accommodations by instructors, which allows for equal educational opportunity. To investigate
the use of academic accommodations by postsecondary students with LD, the perspectives of
postsecondary students with LD and instructors were obtained pertaining to the practice of using
accommodations, the utility of accommodations, facilitators and barriers to the use of
accommodations, and how an understanding of disability law contributes to the use of
accommodations. Utilizing a mixed-methods research design, using a single university as a case
study, the present study triangulated data from three sources: (a) the University’s disabilities
service office student database, disaggregated for students with LD; (b) the University’s
disabilities service office student and instructor surveys, disaggregated for students with LD and
instructors who met inclusion criteria; and (c) interviews with students with LD and instructors.
Data analysis revealed that perceptions and attitudes held by postsecondary students with LD and
instructors, as well as peers without disabilities, influence the ability of students with LD to use
accommodations. Findings also indicated that increased self-advocacy and knowledge of
disability law have the potential to impact the practice of accommodations positively.
Furthermore, disability service procedures and instructors’ willingness and ability to
accommodate students have the potential to facilitate or hinder the use of accommodations by
students with LD. Implications for practitioners, future research, and limitations are discussed.
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Literature Review
Service interruptions are common occurrences in today’s society. Many factors can cause
them, but one of the most common is technological advances. In that sense, the impact of service
interruption on ADA students with learning disabilities is an important subject. The loss of
services significantly impacts the students, their families, and the entire community. The students
may have difficulty accessing educational resources and skills, which can significantly affect
their learning ability. Students unable to access needed academic support services may also
struggle with academic performance.
In addition, students unable to access appropriate services due to service interruptions
may experience anxiety or depression. Moreover, interrupted services can create additional stress
for the family due to a lack of stability in the home environment. These factors can make it
difficult for families to maintain a stable routine necessary for healthy development (Jinnah et al,
2018). However, the impact on families can be even greater when they face financial hardship
due to interrupted services or raised costs associated with additional caregiving responsibilities.
The impact of service interruption on ADA students with learning disabilities is a current
research issue. A recent study focused on the effects of service interruption on students with
learning disabilities in the education sector. The study was conducted to determine whether or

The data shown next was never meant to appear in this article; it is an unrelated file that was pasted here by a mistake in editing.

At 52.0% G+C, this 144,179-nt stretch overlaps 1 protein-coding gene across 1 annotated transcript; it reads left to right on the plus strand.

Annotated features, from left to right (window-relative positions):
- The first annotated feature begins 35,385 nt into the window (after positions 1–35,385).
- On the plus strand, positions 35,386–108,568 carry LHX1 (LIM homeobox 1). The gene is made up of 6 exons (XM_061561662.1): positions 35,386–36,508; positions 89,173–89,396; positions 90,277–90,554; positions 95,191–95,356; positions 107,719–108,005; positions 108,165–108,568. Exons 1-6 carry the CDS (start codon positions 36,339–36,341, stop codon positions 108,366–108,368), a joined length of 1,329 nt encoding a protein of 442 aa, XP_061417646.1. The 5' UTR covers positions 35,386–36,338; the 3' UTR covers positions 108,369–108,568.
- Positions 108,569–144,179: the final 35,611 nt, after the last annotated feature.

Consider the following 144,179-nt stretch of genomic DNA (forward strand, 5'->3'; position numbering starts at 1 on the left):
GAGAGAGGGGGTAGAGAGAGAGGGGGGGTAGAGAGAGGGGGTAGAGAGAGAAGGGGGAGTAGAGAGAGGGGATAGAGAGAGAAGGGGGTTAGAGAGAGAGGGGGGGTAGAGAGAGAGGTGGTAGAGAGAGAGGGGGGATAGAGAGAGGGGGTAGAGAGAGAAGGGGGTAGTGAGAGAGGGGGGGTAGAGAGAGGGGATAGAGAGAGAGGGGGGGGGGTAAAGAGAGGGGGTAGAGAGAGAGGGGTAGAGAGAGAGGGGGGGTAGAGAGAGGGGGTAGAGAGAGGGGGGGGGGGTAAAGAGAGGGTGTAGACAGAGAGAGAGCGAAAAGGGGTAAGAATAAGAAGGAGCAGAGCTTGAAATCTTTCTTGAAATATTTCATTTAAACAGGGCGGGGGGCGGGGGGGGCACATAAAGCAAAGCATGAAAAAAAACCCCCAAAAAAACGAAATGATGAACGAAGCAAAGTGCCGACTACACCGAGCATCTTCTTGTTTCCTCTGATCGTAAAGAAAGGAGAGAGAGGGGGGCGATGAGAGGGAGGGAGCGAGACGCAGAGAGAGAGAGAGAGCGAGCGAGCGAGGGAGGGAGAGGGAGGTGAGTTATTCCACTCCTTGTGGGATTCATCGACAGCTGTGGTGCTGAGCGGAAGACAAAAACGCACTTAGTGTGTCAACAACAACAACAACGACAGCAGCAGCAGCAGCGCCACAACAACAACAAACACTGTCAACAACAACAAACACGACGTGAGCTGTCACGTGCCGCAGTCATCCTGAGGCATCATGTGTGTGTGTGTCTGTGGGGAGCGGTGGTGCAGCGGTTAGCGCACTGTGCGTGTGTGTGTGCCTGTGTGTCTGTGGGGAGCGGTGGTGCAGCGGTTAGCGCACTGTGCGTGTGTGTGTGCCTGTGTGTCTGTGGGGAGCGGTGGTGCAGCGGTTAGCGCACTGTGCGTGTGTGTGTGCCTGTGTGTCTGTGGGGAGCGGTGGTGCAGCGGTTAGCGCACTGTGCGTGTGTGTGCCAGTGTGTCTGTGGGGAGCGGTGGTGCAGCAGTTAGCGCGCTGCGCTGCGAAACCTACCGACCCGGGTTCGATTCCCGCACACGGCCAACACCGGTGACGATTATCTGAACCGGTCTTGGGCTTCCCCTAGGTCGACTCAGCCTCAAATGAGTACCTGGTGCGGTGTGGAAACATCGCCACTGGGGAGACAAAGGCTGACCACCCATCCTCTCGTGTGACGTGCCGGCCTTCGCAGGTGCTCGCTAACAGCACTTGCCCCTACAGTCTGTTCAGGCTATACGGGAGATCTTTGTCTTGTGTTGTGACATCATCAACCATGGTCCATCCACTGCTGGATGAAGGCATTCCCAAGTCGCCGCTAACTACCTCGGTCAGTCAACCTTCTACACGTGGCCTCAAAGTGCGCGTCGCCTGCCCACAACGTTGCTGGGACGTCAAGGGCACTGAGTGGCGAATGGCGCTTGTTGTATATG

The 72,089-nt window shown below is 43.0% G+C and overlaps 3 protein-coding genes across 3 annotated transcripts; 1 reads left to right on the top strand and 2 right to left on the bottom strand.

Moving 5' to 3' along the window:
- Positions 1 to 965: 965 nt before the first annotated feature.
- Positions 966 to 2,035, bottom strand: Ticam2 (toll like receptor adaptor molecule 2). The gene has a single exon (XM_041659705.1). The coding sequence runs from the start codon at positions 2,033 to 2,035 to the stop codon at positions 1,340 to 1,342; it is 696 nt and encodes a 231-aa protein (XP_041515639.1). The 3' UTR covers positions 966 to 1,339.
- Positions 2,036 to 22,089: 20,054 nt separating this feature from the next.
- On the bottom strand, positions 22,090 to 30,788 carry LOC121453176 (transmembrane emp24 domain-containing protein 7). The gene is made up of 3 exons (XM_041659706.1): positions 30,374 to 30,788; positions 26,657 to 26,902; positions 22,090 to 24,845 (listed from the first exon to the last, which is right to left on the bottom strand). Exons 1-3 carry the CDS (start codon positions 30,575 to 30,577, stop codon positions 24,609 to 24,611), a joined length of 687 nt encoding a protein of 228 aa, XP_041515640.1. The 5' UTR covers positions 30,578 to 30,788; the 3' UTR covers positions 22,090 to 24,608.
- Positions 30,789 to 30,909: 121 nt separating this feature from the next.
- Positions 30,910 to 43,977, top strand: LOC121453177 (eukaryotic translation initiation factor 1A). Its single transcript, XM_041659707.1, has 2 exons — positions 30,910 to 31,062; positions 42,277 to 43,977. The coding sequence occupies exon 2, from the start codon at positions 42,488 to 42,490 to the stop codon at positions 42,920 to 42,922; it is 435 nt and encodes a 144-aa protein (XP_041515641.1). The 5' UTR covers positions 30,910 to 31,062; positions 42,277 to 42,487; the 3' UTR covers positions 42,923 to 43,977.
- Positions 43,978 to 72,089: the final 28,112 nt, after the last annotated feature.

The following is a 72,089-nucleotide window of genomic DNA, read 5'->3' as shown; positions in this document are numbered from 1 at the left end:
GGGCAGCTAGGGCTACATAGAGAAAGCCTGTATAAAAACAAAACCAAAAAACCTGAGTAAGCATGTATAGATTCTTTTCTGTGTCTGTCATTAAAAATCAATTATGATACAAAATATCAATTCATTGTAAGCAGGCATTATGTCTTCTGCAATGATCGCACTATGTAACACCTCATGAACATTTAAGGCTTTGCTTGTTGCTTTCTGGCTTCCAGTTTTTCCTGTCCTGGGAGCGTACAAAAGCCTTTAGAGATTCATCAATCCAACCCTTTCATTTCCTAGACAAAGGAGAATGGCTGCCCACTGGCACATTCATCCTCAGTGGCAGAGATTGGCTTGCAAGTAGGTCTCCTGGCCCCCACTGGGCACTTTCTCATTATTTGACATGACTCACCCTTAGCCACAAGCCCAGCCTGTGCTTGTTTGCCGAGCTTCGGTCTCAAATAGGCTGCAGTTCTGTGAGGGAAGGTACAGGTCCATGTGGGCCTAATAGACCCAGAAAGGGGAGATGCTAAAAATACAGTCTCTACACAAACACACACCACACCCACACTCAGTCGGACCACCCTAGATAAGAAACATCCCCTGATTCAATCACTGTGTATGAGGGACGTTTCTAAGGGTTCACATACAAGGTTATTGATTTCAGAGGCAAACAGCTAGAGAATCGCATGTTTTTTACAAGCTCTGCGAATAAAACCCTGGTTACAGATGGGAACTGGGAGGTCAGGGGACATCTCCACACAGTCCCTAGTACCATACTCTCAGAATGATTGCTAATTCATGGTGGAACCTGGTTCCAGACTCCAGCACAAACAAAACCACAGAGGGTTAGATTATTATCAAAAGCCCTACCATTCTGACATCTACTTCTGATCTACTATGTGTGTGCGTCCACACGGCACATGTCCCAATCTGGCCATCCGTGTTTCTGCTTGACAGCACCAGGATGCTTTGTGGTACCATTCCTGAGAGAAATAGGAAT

not service interruptions affected their academic performance. The results of this study showed a
significant decrease in academic performance among students with learning disabilities when
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they could not receive services from their school system due to an emergency or other
unforeseen circumstance. In addition, it was observed that most of these students experienced
increased anxiety due to the lack of support from their teachers and school staff members
(Cawthon et al, 2012). This anxiety led them to withdraw from school activities and engage in
negative behaviors such as drug use or violence towards themselves or others around them.
Similarly, another study suggests that students with learning disabilities are more likely to
have a disruption in their services than students without disabilities (Krämer et al, 2021). This is
because the students have fewer options for support when they lose access to their routine, and
the lack of options may result in additional stress. The study also found that students with
learning disabilities experienced less reported satisfaction after losing access to these services
than those not involved with special education services. The researchers suggest that this may be
due to a feeling of helplessness or loss of autonomy that can occur when these individuals lose
access to their support systems (Krämer et al, 2021).
According to (Sigafoos, 2019) the importance of accommodations for students with
learning disabilities. She argues that these accommodations can improve academic outcomes by
reducing the impact of service interruptions on students with learning disabilities. She defines
accommodations as “any modifications or modifications not otherwise prohibited by law.” The
author also states, “Academically impaired students are at a greater risk for service interruption.”
Thus, the author reviewed four professors who were knowledgeable about academic
accommodations for postsecondary students with learning disabilities and provided them with a
list of questions about their experiences in providing these services to their students (Sigafoos,
2019). The results showed significant differences between respondents who experienced service
interruption and those who did not. Still, these differences were not always explained or
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supported by narrative data or statistical analysis. This suggests that missing pieces from this
research need further examination before they can be considered complete. However, they also
found some disadvantages, such as increased administrative workloads and costs and challenges
in ensuring consistency across institutions.
As stated (Housel, 2020) examination of the impacts of service interruption on students
with learning disabilities. The author uses a correlational design that includes the variables of
service interruption and student learning disability at each point in time to determine whether or
not their findings can be generalized to other populations. This research design includes several